How to Clean Cloth Snow Boots

by Laure Justice ; Updated September 28, 2017

You can clean cloth snow boots and keep them looking almost as good as new.

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Cloth snow boots pick up salt and grime from being worn in winter weather, but you can keep them looking fresh the same way you keep clothes fresh. Lightly soiled boots can be wiped off with a damp cloth between cleanings, but deep cleaning should be performed at least once a year. While snow boots are usually constructed from sturdy fabric, check the label in your cloth snow boots before you clean them in case the fabric is delicate enough to be damaged by a cleaning agent.

Dust off loose dirt from the boot's surface using either the soft cloth or shoe brush. If the cloth is stained, spray on a generous layer of stain removing spray. Let the stain remover soak in for fifteen minutes to half an hour.

Place the boots in the washing machine with two bath towels.The bath towels will help keep the boots from getting tossed around enough to cause damage in the washing machine.

Fill the washing machine with cold water. Pour the detergent directly under the filling water. Let the machine agitate for about five minutes, to mix the detergent thoroughly into the water. Turn the machine off and let the boots soak overnight.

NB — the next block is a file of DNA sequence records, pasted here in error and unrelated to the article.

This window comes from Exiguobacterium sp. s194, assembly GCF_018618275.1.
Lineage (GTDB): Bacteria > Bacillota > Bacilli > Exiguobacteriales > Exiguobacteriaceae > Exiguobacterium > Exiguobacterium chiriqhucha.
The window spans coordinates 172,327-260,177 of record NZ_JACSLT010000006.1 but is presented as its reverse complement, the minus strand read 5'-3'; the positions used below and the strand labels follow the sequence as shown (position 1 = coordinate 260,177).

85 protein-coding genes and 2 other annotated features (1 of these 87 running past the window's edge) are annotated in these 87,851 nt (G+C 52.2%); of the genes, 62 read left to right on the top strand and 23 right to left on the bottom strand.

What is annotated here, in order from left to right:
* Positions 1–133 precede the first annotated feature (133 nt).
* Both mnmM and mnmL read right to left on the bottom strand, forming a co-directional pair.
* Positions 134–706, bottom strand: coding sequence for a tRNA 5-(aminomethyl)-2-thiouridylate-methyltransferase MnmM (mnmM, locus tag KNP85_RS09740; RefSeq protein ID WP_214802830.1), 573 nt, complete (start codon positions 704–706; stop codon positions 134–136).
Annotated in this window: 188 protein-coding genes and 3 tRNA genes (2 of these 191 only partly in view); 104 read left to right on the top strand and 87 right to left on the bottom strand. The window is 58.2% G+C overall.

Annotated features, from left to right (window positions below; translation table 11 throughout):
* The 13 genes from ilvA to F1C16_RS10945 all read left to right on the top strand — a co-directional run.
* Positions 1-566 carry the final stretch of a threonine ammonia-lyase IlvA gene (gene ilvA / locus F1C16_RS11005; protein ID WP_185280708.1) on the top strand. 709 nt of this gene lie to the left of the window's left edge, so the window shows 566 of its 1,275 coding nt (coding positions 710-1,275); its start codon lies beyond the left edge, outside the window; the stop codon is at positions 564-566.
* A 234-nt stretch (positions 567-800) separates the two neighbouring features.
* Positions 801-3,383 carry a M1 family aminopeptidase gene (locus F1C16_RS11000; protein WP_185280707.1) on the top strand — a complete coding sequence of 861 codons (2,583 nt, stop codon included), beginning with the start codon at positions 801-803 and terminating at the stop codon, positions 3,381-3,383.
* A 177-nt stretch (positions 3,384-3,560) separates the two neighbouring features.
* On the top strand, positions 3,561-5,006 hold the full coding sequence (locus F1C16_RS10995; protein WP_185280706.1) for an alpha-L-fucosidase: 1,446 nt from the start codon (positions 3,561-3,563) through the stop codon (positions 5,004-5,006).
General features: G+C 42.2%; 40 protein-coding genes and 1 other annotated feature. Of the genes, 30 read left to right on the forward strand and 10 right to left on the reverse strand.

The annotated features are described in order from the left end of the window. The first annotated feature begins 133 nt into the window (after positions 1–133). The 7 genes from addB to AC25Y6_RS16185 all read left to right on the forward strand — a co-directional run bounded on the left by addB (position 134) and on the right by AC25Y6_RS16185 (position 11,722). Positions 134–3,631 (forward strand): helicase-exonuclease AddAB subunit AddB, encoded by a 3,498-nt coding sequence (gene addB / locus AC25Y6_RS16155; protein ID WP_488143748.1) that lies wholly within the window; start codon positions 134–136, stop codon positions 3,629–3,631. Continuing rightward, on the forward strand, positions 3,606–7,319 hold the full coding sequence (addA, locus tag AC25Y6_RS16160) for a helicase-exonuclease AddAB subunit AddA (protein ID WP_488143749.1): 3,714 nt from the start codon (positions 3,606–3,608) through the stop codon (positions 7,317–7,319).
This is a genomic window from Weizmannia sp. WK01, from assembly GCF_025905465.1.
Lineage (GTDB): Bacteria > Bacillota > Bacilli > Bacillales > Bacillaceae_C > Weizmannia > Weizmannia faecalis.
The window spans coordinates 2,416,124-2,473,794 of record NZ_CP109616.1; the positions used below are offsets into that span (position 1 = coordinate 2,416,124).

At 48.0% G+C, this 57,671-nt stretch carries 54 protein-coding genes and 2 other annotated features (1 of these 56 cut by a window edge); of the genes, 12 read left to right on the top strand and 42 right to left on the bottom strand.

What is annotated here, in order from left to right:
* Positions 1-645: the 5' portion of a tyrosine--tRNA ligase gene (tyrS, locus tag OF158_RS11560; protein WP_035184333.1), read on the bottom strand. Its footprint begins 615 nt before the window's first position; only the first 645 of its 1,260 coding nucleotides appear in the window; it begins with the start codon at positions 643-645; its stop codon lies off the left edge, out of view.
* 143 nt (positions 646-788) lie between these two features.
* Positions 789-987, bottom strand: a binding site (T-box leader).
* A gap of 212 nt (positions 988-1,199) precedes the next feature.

Turn the machine on after the boots have soaked and let the wash cycle finish running. Add 1 cup distilled white vinegar to the rinse water. Let the rinse cycle run for about five minutes to mix the vinegar and water. Turn off the machine and let the vinegar soak into the boots for 1/2 hour. Turn the machine back on and let it finish its cycle.

Slide the PVC pipes into the boots to hold the legs open. Place the boots in front of a fan to help dry them out faster. Turn the boots every two hours so the fan blows on different parts of the boots until the boots are completely dry. Remove the pipes after the boots are completely dry.


  • Vinegar can cause discoloration of fabrics made from cotton, rayon, acetate, triacetate or silk fibers. If your boots are made from any of those fibers, according to the care label, do not add vinegar to the rinse water.

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About the Author

Laure Justice is a professional copywriter, since 2008. Justice has a broad-based business education, holding an AA in business administration and a Bachelor of Arts in management, plus certifications in accounting and international trade. She has written for GMC, Bounty Paper Towels, Purina's Petcentric, Colgate, Type F, Kudzu, eHow and many others.